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Why the Ulster Fry is now a healthy option

By Frances Burscough

Published 28/11/2015

Frances Burscough
Frances Burscough

I’ve always been interested in healthy eating and drinking guidelines. I largely ignore them, like, but I am interested.

One of the main reasons is that, like fashion fads, they are always changing. Almost every week there is a report about what is bad or good for you and these often contradict each other and tell a completely different story. So a few months back I decided to look into it further and I started to keep a file of reports on that precise subject. Call me a nerd, but it does make interesting reading in which almost every food group is given the thumbs up in one article and the thumbs down in the next. It is also useful because you can justify almost anything you like, from burgers and biscuits to booze. Happy days!

The most controversial example in recent weeks was that report about bacon. In it, the World Health Organisation (the people responsible for the Swine Flu hysteria in 2009) warned that rashers and sausages were as much of a cancer risk as cigarettes. Ok, I won’t smoke them then, was my response. But by the end of the month, sales of said porcine products had fallen by 17% and retailers were starting to panic. However, just as I was about to follow the trend in pork prohibition another report appeared which made it all better again.   

And I quote: “University studies have shown that bacon naturally works to lower the body’s blood pressure. It also contains the brain-building nutrient called ‘choline’, which helps increase brain development, intelligence and memory and reduce the debilitating effects of Alzheimer’s and other chronic mental impairments.”

Ok, granted that the article appeared in a magazine called Bacon Today, which may not be the most impartial publication and may possibly have a vested interest in the pork trade, but still I’m prepared to give them the benefit of the doubt if it saves my breakfast butties. 

So no sooner had it been off, than bacon was back on the menu again. Heck, it sounds like it would be dangerous not to eat it by all accounts!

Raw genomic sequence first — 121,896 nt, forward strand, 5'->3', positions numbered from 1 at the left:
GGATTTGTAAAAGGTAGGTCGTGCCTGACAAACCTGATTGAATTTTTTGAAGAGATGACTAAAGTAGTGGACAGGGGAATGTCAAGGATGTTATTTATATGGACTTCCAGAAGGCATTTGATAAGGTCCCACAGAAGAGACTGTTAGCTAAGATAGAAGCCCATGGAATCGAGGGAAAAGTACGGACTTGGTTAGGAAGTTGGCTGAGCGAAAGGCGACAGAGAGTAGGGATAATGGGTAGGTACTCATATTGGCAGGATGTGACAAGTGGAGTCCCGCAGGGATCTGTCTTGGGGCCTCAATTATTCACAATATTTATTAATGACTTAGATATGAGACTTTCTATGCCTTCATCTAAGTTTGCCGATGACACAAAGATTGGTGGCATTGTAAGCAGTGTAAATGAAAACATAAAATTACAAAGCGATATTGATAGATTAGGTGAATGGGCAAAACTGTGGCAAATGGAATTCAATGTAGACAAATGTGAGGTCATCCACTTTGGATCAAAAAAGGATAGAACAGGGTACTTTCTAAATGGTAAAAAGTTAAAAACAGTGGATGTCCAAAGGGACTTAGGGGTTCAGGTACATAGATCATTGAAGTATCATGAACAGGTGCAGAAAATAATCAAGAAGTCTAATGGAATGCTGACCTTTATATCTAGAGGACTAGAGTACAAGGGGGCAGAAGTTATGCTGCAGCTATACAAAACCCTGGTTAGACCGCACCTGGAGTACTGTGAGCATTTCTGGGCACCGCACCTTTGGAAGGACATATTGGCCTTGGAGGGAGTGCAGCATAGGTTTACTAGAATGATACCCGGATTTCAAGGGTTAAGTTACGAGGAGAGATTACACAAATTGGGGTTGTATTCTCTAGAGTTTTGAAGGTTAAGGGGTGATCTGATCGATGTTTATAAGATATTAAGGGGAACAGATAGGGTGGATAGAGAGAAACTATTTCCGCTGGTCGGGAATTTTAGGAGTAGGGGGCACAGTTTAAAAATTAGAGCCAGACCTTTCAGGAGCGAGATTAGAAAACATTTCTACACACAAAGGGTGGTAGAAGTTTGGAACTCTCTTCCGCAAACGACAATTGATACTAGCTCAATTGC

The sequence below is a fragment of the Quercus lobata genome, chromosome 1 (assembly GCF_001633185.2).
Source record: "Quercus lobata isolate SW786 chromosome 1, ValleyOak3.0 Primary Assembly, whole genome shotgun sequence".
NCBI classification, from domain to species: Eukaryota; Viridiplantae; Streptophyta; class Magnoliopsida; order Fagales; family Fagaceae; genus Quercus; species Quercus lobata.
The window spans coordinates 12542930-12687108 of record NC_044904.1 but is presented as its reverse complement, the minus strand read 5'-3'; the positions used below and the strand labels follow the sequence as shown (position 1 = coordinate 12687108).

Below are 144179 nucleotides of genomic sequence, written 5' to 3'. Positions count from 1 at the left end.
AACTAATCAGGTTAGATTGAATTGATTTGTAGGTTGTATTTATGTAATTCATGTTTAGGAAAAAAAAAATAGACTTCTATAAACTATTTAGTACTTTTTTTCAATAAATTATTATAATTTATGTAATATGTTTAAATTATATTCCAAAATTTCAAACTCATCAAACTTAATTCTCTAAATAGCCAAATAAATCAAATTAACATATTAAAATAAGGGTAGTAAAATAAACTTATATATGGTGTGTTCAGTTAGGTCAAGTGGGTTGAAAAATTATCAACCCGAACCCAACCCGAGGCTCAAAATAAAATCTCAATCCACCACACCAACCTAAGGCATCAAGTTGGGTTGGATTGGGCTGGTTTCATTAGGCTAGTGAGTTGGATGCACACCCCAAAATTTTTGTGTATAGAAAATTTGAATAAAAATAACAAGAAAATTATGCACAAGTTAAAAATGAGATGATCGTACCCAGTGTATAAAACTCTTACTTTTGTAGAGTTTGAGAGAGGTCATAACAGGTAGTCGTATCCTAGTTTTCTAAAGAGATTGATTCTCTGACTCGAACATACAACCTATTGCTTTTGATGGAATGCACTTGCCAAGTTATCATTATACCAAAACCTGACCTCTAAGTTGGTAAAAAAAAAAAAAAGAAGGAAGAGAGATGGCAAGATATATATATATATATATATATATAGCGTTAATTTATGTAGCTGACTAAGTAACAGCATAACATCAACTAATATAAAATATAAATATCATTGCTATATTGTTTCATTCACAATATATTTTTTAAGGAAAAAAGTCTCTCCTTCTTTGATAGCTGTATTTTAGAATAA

Next up — red meat, the very scourge of many dieticians. We’ve all been told for years that red meat is bad for us in so many ways. However, The British Journal of Nutrition, no less, pointed out recently that cutting it out of your diet may result in vitamin B12, selenium, iron and potassium deficiencies, resulting in anaemia, fertility problems and immunodeficiency. I’ll have the steak then, and make it sacré bleu!

Dairy products are a daily part of my diet and yet these too have been proven and disproven and then proven again to cause assorted health problems. I don’t think I could live without cheese, butter, milk and eggs, so I went looking for a definitive answer and I wouldn’t take no for an answer. Fortunately I found a report specifically about the joys of dairy. Although it is a well known fact that milk products are good for bones and teeth, researchers from the University of Bristol proved that it helps lower blood pressure and reduces the likelihood of heart disease and strokes. Thank you, Bristol, that’s just what I wanted to hear. 

As for alcohol, well there have been some really interesting claims made lately, positively encouraging us to drink more. Like I need persuading. In Good Living magazine there’s a feature this month entitled ‘Drinking Champagne a Few Times a Week Could Help Prevent Dementia and Alzheimer’s’.

Perfect. I didn’t even bother to read the text. As long as the same thing applies to prosecco and cava (a quarter of the price of champagne) then I won’t need much persuading to follow their suggestion. It’s for the good of my health, after all. 

Meanwhile, cooking with lard — considered the most heinous of all culinary crimes in modern times — is also being re-examined after the team from BBC’s Trust Me I’m a Doctor series discovered it was actually healthier than sunflower oil.

So who’s for a Full Ulster complete with fried bread washed down with a bottle of bubbly? For medicinal purposes, you understand. 

Online Editors

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